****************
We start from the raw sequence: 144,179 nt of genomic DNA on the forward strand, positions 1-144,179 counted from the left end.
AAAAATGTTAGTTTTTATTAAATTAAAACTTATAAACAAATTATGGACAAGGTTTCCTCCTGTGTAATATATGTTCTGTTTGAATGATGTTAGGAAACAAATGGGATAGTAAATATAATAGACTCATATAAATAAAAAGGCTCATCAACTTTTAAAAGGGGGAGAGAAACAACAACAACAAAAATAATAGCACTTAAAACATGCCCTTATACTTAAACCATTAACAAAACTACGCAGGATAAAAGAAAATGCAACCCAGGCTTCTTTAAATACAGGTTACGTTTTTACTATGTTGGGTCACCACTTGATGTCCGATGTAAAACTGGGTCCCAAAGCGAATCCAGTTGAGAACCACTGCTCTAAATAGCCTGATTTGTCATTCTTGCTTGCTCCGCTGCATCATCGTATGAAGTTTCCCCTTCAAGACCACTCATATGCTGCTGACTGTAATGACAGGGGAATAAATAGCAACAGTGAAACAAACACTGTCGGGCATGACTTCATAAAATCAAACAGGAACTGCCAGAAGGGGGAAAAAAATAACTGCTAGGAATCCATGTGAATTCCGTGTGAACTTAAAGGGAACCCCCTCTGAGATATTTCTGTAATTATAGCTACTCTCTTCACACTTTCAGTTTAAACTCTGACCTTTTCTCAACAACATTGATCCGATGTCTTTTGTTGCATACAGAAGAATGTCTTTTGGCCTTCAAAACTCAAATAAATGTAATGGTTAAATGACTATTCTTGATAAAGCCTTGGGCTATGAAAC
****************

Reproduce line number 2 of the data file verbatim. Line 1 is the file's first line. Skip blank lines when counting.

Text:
AAAAATGTTAGTTTTTATTAAATTAAAACTTATAAACAAATTATGGACAAGGTTTCCTCCTGTGTAATATATGTTCTGTTTGAATGATGTTAGGAAACAAATGGGATAGTAAATATAATAGACTCATATAAATAAAAAGGCTCATCAACTTTTAAAAGGGGGAGAGAAACAACAACAACAAAAATAATAGCACTTAAAACATGCCCTTATACTTAAACCATTAACAAAACTACGCAGGATAAAAGAAAATGCAACCCAGGCTTCTTTAAATACAGGTTACGTTTTTACTATGTTGGGTCACCACTTGATGTCCGATGTAAAACTGGGTCCCAAAGCGAATCCAGTTGAGAACCACTGCTCTAAATAGCCTGATTTGTCATTCTTGCTTGCTCCGCTGCATCATCGTATGAAGTTTCCCCTTCAAGACCACTCATATGCTGCTGACTGTAATGACAGGGGAATAAATAGCAACAGTGAAACAAACACTGTCGGGCATGACTTCATAAAATCAAACAGGAACTGCCAGAAGGGGGAAAAAAATAACTGCTAGGAATCCATGTGAATTCCGTGTGAACTTAAAGGGAACCCCCTCTGAGATATTTCTGTAATTATAGCTACTCTCTTCACACTTTCAGTTTAAACTCTGACCTTTTCTCAACAACATTGATCCGATGTCTTTTGTTGCATACAGAAGAATGTCTTTTGGCCTTCAAAACTCAAATAAATGTAATGGTTAAATGACTATTCTTGATAAAGCCTTGGGCTATGAAAC